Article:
This lewd romancer and his bantering wit?

Tate. speculative: the adverb and noun-substantive

There are two functions of the soul, contemplation that follow corresponding : to practise, to do habitually or constantly: as a verb neuter, to form and practice, according to that general division of oba habit of acting; transact; use; a profession; others also employ our actions ; so the understanding,

jects, some of which only entertain our speculations, ose bad or deceitful arts : practiser and practitio- with relation to these, is divided into speculative and ner, he who practises.

practick.

South. Incline not my heart to practise wicked works with He must be first an exercised, thorough-paced men that work iniquity.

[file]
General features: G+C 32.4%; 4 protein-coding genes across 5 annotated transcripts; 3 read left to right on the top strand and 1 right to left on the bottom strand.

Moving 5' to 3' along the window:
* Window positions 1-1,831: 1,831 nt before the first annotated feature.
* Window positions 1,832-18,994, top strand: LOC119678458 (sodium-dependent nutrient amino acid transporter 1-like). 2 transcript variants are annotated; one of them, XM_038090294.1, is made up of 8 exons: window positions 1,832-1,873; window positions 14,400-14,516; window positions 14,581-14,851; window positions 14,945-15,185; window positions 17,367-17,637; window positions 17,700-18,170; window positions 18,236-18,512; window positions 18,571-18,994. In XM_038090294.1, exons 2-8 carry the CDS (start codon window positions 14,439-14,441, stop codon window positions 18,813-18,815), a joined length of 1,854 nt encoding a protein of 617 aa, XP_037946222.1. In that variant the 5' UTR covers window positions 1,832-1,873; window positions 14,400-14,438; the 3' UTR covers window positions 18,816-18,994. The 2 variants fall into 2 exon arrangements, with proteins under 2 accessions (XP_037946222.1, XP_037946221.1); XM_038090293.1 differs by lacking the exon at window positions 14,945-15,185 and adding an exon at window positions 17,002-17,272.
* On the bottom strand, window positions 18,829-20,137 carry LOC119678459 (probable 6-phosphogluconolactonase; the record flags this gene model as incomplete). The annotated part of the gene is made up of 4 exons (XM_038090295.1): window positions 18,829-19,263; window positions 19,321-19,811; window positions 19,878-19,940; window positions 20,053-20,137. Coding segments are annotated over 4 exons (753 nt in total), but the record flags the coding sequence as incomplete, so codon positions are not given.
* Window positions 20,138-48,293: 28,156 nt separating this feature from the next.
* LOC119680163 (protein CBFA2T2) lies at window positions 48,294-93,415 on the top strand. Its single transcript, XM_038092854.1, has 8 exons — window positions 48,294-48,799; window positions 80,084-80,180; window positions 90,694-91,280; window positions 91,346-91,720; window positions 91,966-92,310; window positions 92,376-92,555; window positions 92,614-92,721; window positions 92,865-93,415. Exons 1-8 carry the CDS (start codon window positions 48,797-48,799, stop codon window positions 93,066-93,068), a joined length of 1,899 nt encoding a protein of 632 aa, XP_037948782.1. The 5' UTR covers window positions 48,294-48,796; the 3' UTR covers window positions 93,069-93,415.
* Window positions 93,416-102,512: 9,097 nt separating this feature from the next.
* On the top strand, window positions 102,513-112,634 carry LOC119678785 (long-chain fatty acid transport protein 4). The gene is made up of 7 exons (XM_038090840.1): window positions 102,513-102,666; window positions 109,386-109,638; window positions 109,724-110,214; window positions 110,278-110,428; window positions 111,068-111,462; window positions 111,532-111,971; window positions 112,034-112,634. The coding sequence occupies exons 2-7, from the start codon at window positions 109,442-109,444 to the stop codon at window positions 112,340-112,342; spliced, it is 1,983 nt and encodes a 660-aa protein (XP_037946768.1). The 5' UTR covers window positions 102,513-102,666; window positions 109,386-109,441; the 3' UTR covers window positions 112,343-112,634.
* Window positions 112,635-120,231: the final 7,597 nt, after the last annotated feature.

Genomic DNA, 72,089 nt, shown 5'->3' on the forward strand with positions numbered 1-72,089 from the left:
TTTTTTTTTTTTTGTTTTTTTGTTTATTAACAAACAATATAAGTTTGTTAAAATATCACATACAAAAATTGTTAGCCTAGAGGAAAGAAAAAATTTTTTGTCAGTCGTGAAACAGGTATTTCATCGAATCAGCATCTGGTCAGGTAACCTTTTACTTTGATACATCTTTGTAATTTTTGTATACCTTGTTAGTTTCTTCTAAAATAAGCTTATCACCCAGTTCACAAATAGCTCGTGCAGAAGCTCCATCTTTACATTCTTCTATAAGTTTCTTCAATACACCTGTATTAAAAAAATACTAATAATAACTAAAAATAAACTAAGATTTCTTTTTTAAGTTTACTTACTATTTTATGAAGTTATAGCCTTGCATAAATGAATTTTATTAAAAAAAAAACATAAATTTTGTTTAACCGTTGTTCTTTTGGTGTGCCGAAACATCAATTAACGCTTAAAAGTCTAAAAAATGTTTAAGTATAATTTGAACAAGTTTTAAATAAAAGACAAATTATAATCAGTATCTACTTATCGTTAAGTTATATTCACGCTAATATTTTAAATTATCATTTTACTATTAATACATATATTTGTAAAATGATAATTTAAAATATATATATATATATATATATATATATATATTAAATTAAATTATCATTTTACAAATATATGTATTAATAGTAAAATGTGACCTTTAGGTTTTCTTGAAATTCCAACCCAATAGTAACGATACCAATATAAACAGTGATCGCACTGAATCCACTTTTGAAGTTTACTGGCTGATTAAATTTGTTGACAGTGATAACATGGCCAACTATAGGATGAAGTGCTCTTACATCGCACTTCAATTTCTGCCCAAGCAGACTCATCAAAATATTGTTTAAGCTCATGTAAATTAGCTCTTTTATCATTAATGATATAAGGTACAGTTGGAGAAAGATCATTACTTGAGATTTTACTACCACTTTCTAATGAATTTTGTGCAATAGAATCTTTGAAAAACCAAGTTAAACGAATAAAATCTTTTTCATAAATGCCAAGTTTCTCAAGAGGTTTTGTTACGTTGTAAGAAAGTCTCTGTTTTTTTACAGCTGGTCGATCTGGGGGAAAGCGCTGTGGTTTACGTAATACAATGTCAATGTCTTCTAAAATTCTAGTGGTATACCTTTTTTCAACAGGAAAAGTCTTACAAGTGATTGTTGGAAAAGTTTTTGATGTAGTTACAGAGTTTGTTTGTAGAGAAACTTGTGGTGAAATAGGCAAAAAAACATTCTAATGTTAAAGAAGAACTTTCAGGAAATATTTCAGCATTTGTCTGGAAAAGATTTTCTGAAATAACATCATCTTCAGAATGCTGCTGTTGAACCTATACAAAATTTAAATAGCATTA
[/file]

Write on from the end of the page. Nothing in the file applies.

Psalm cxli. 4. practitioner of these vices himself. Will truth return unto them that practise in her ? We will, in the principles of the politician, shew

Ecclus. how little efficacy they have to advance the practiser He sought to have that by practice which he of them to the things they aspire to.

Id. could not by prayer; and, being allowed to visit us, Few practical errors in the world are embraced he used the opportunity of a fit time thus to deliver upon the stock of conviction, but inclination.

Sidney.

Whilst they contend for speculative truth, they, Thereto his subtile engines he doth bend, by mutual calumnies, forfeit the practick. His practick wit, and his fair filed tongue,

Government of the Tongue. With thousand other sleights.

Spenser.

I've practised with him, There are some papistical practitioners among you.

And found a means to let the victor know,